16 February 2011
2011 is set to be the year of the social marketer, as businesses big and small gear up to ride the wave of social media.
As Australians spend increasing amounts of time online, it should come as no surprise that we are one of the biggest consumers of social media, according to recent research by Neilsen. While many business owners have jumped into the fray and set up Facebook, Twitter and YouTube channels, some are pausing to ask a very simple, but important question:
Is it worth it?
It's a valid question for time-poor business owners who are often stretched by the demands of running their business, managing staff and satisfying their customers. And the answer, which will surely be frustrating to some, is that it depends. Like any investment of time and resources, you need to know what your social media goals are before you can understand its yield potential.
Whether you're at the big end of town, a mum-and-dad operation, or somewhere in between, social media can help you grow awareness of your business, promote sales activity and take your interaction with customers to a whole new level.
With a lot of media attention being given to social media and how it can benefit your business relationships, many businesses jump on the bandwagon without thinking of the implications for their business. If you don't implement it well, it can be a waste of valuable resources and time.
The more successful forays into Facebook or Twitter are those that deliver something of value to followers and actively seek opportunities to engage – whether it is providing useful information, special or discounted offers, good customer service or simply a forum for feedback and opinion about your product or service.
The rules that apply to customer service are applicable in social media too – treat your followers with respect, learn the difference between engagement and a sales pitch, and give them a reason to come back. Smart, savvy business owners who understand the value of customer relationships and the ability to deliver a more intimate, tailored service or product offering are embracing social media for those very reasons.
Before you jump in and build your Facebook page, step back a moment and look at how it will fit into your overall marketing and sales strategy.
Social media is about direct engagement and interaction, not just being on message. If you decide to venture into Facebook, Twitter or any other of the myriad social media opportunities, then look at ways to integrate with your other marketing activity, for example linking to relevant blogs or services on your website, prompting people to come back to your Facebook page by mentioning a current conversation in your email newsletter or making some resources only available via your Facebook page.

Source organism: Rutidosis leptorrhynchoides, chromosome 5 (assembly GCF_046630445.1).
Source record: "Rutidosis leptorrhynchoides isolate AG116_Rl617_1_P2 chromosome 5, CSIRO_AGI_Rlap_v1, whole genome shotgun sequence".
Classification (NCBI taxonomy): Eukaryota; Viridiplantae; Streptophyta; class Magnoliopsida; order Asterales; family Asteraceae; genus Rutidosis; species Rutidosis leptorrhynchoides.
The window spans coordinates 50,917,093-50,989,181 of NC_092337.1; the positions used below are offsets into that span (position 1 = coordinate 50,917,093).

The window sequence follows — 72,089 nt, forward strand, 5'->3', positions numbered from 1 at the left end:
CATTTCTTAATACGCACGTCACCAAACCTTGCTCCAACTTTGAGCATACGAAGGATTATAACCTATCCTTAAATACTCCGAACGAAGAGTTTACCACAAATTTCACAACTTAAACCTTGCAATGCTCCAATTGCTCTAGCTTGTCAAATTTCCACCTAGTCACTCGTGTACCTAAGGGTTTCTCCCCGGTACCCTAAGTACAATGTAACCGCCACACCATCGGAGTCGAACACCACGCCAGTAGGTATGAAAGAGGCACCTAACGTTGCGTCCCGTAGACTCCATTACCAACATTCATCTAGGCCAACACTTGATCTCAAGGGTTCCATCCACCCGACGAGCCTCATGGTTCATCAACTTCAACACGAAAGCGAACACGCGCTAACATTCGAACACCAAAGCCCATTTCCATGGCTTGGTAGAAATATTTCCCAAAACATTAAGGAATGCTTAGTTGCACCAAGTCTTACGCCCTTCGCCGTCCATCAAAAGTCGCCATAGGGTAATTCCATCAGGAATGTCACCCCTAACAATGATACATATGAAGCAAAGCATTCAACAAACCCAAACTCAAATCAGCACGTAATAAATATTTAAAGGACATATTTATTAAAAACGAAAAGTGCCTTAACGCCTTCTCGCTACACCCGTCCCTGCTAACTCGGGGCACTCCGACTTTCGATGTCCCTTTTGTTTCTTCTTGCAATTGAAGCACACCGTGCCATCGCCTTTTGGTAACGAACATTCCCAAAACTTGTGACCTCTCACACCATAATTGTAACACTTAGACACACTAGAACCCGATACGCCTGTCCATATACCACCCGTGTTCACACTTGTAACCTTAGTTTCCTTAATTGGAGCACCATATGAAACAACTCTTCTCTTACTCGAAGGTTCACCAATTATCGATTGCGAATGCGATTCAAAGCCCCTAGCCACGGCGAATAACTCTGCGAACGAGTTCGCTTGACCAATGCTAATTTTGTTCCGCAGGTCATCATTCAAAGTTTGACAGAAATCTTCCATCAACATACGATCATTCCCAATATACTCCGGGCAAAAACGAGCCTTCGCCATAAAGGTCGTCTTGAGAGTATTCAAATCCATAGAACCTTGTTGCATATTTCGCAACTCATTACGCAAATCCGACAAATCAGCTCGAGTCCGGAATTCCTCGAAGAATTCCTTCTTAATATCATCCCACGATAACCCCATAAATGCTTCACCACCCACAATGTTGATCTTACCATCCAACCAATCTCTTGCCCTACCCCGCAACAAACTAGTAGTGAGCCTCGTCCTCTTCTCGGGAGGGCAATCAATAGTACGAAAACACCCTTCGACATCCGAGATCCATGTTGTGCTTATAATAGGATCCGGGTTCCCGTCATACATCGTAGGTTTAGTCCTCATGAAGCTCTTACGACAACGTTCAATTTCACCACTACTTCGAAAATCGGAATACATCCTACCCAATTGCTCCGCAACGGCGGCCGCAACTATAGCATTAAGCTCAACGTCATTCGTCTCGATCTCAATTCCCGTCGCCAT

Understanding the purpose of each of your marketing activities is key. For example, you may use email as a prompt to keep your customers up to date about what's new, Facebook for facilitating engagement and Twitter for broadcasting your opinion on topics relevant to your business but to a wider, less targeted audience.
And if you're starting to hyperventilate about the time involved in managing your marketing – stop and take a deep breath. You don't have to be on every social media channel straight away. Think about your business and how you interact with your customers now and choose one social media channel that is most relevant to your target audience. Then as time, experience and resources allow, expand your social media activity in line with your business objectives.
Any marketing worth doing is worth measuring, and social media ROI is a hot topic as business owners want to know whether it's going to make a difference to their bottom line.
Like any business activity, determining ROI depends on your objectives. For some businesses it is purely about the dollar value of new business; for others it is about the quality of the relationships, increasing the number of people in your mailing list, click throughs to your website, more inquiries, better response rates, and ultimately increases in revenue.
At the end of the day, determining the value of social media to your business is not just about dollars and cents.
What is important to keep in mind in the decision to go social is that it is an investment – of time, money, human resources within your business and customer service in building relationships. With the right strategy and good execution, social media could just be the right tool for growing your business.
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This article is provided for information purposes only and correct at the time of publication. It should not be used in place of advice from your accountant. Please contact us on 02 9957 4033 to discuss your specific circumstances.